“There is no doubt that we want to come out of this deficit as quickly as possible, and that is dependent on economic growth. But the good news is that it’s absolutely clear that lower tax rates are better for economic growth than higher tax rates.”

        The soft revenue showing up in the Crown accounts at the moment is a reflection of an embattled global economy and has nothing to do with the tax switch, he says.

        “I don’t accept for a moment the proposition … that now that we’ve got a bigger deficit than expected that demonstrates the tax switch was the wrong thing to do.”

        But it’s still to soon to know for sure.

        The first full tax year under the changes only wound up at the end of last week. When the shape of the numbers flowing from those tax returns is known, the impact of the great tax switch of 2010 will finally become a little clearer.

        How this stacks up will probably be a major if not critical factor in the 2014 election.

        • McFlock 1.1.1.1

          Hmmm.
               
          A guy who (I assume, being PWC chair)  benefited greatly from King John’s tax cuts for the rich thinks they were a good idea.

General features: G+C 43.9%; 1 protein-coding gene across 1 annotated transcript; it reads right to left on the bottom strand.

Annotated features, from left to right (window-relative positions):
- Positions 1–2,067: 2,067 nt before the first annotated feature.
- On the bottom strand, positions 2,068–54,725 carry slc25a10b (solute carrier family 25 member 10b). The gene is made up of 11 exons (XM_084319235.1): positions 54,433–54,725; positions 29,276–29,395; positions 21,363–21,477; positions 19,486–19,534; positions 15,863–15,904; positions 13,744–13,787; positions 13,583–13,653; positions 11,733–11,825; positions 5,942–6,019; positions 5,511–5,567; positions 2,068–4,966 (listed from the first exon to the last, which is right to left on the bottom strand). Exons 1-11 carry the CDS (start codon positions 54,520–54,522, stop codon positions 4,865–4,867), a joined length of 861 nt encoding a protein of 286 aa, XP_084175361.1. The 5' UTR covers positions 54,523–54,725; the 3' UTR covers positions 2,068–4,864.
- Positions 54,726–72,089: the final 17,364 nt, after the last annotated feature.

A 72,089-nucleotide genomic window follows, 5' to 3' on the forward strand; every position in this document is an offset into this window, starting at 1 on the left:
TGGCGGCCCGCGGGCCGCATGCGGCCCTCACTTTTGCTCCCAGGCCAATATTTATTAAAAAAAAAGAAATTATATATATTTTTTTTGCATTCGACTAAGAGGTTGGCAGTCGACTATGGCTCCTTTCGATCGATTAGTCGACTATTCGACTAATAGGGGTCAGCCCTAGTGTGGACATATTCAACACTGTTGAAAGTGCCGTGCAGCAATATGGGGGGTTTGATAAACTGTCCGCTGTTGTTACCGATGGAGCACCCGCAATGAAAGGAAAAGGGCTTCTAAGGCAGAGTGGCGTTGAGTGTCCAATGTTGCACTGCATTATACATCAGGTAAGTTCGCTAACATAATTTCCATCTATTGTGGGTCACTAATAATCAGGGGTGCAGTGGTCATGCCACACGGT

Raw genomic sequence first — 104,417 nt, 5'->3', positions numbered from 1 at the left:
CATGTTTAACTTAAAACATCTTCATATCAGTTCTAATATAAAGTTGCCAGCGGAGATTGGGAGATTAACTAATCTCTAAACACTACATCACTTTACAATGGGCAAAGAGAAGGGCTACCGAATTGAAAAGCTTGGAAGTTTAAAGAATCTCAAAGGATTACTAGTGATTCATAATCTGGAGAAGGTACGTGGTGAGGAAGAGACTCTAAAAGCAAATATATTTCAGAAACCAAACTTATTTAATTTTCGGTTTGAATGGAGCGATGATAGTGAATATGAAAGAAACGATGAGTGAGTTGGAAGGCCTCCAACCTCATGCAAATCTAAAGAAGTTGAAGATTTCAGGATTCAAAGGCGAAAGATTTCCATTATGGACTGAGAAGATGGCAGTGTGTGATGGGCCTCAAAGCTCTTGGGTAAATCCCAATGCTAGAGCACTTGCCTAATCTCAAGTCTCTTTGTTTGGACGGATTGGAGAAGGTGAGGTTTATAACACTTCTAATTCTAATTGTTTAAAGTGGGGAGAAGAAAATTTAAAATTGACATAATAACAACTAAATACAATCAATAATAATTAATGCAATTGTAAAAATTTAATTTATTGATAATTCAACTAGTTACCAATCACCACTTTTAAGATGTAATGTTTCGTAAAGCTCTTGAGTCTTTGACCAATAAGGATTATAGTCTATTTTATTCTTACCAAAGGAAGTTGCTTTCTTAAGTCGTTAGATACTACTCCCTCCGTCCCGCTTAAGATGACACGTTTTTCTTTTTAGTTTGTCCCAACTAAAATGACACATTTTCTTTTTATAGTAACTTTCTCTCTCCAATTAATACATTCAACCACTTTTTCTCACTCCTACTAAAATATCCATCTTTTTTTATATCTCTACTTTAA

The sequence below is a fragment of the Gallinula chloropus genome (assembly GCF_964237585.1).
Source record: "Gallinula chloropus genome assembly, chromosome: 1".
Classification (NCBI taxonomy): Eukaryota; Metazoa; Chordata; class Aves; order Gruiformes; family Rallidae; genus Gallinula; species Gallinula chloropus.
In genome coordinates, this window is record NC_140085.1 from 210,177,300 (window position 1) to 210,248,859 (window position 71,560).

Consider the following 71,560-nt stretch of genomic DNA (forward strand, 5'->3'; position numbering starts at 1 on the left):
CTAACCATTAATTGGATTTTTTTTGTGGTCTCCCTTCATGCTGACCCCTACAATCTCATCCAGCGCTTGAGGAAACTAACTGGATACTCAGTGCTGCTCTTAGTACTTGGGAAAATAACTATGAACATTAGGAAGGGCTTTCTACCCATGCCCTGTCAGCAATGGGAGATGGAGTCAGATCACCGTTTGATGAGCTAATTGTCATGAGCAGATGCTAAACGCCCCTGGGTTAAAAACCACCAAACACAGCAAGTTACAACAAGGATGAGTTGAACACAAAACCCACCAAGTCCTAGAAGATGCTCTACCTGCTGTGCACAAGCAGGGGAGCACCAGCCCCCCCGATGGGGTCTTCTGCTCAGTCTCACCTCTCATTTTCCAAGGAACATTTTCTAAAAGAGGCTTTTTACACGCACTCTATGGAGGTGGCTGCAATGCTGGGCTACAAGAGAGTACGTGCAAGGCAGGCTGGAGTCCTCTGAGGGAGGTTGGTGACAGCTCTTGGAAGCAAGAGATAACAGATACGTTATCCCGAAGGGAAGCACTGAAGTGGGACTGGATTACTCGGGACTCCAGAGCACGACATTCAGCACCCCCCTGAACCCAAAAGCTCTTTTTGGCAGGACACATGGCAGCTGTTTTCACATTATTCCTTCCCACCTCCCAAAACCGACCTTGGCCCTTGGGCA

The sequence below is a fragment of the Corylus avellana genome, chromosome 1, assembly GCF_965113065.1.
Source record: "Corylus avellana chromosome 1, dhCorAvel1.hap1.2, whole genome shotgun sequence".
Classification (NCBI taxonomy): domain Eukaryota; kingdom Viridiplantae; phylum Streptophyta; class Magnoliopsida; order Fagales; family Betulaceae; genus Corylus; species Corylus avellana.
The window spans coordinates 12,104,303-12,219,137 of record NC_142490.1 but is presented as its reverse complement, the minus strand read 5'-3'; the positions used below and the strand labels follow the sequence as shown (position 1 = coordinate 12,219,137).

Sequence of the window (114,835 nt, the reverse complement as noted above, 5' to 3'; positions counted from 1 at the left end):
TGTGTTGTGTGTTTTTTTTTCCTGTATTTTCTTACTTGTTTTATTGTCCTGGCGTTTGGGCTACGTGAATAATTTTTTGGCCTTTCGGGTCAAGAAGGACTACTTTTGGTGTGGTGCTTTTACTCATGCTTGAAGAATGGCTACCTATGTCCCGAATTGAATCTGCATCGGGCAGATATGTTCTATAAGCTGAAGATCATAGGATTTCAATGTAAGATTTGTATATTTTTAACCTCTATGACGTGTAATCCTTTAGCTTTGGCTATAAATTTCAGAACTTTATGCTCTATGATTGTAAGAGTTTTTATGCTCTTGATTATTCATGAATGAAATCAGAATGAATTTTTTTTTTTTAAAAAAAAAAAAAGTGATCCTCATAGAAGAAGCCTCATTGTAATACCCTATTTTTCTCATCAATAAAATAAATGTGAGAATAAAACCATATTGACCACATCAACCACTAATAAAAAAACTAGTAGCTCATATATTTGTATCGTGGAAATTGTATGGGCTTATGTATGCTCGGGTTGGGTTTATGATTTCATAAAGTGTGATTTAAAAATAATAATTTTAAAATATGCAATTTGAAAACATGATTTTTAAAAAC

Colour me fucking gobsmacked. For your next trick you’ll announce that the chair of Mainfreight thinks that cutting diesel road user charges would be good for the economy (no idea if that is actually the case, but it would seem to be a good bet that they’d agree with the idea).

        • mike e 1.1.1.2

          Pretty Gormless around the world right wing governments have given tax cut to the well off.
          In every case govt debt has sky rocketed unemployment has gone up and their economies have stagnated.UFwit

    • Kotahi Tane Huna 1.2

      “in some cases the reverse has happened”

      Some cases? And which would those be?

      Let’s leave Petey to his unsupported assertions and ask an economist: “The New Palgrave Dictionary of Economics reports that estimates of revenue-maximizing tax rates have varied widely, with a mid-range of around 70%”

      Is Petey suggesting that we raise the tax rate to 70%, or is he just blathering involuntarily? Who can tell?

    • Lanthanide 1.3